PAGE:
You can’t turn on the T.V., listen to the news or go on the Internet without seeing, hearing or reading about anchorman Ron Burgundy and his latest gimmicks. If you haven’t caught his Dodge Durango endorsements, you’ve probably seen him on Conan, ESPN, CNN or even your local news. Or perhaps he was named dean for the day at your college, answering questions and giving advice to future journalism grads.
All this publicity to who WBC’s Mack Tannen (Harrison Ford) calls “the worst anchorman I have ever seen.”
But in case you’ve somehow escaped the Ron Burgundy media blitz promoting his second film, “Anchorman 2: The Legend Continues,” you probably know his alter ego, comedian Will Ferrell, who co-created the character and the 2004 cult classic, “Anchorman: The Legend of Ron Burgundy,” with former SNL writer Adam McKay.
The sequel begins after San Diego co-anchors Ron (Ferrell) and his wife, Veronica Corningstone (Christina Applegate), were promoted to network news in New York. Veronica becomes the Katie Couric of this fictional storyline (she broke ground as the Jessica Savitch in the previous film); and Ron loses his job at the station, starting a depressing career emceeing for dolphins at Seaworld.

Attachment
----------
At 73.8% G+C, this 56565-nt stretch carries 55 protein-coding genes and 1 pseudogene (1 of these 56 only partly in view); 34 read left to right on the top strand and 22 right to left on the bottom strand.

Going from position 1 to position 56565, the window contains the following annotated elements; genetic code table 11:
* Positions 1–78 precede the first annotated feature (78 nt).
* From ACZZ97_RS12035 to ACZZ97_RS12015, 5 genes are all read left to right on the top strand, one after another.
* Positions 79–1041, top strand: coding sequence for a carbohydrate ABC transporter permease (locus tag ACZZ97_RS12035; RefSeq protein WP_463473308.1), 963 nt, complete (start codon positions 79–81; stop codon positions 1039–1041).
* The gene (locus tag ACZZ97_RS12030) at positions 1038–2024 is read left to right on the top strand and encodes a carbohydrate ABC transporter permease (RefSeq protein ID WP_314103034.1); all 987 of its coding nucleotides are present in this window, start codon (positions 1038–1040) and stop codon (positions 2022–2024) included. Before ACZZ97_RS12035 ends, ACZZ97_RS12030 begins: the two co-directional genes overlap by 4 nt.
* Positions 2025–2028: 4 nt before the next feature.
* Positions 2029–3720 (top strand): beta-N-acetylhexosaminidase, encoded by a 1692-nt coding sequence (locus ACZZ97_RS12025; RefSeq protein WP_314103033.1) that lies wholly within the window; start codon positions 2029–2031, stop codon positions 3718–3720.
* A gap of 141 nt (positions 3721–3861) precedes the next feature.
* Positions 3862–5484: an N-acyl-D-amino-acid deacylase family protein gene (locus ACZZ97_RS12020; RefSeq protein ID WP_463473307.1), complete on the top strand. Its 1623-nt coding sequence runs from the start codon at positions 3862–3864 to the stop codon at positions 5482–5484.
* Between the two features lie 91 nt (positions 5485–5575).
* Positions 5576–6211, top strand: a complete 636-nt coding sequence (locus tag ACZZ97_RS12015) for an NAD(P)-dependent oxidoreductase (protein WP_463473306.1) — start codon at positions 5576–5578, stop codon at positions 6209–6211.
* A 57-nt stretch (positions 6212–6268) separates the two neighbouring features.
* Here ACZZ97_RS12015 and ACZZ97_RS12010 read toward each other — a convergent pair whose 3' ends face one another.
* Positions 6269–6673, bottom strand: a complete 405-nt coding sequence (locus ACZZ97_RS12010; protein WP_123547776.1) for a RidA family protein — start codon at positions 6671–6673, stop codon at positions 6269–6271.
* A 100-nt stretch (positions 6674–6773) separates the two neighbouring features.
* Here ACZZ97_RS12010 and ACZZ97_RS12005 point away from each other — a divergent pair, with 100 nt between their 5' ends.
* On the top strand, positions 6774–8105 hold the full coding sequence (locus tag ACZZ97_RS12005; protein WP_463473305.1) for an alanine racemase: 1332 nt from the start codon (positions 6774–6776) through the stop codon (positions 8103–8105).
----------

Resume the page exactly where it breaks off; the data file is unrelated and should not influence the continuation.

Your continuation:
His lifeline comes in the form of GNN, a new global news network looking for enough talent to fill 24-hour of news. So Ron and his San Diego news team, including reporter Brian Fontana (Paul Rudd), weatherman Brick Tamland (Steve Carell) and sports anchor Champ Kind (David Koechner), return to the television business, creating the dysfunctional format we see satirized nightly on The Daily Show with Jon Stewart.
What this means is gimmicky feel good stories about America, play-by-play disaster coverage, rampant speculation from talking heads and endless cute animal videos — which is not so different from the news today. This also means more jazz flute, animal attacks, news team fights and all the pageantry that made the first “Anchorman” film so memorable.
Funny or Die founders Adam McKay and Will Ferrell (whose collaboration has produced half a dozen films including “Step Brothers,” “Talladega Nights: The Legend of Ricky Bobby,” and “The Campaign”) perfected a formula for comedy: put Will Ferrell in front of a camera and we’ll die laughing. Yes, his laughter is still infectious, but the jokes have gone a little stale from repetition.
“Anchorman 2: The Legend Continues” is directed by Adam McKay and written by McKay and Will Ferrell.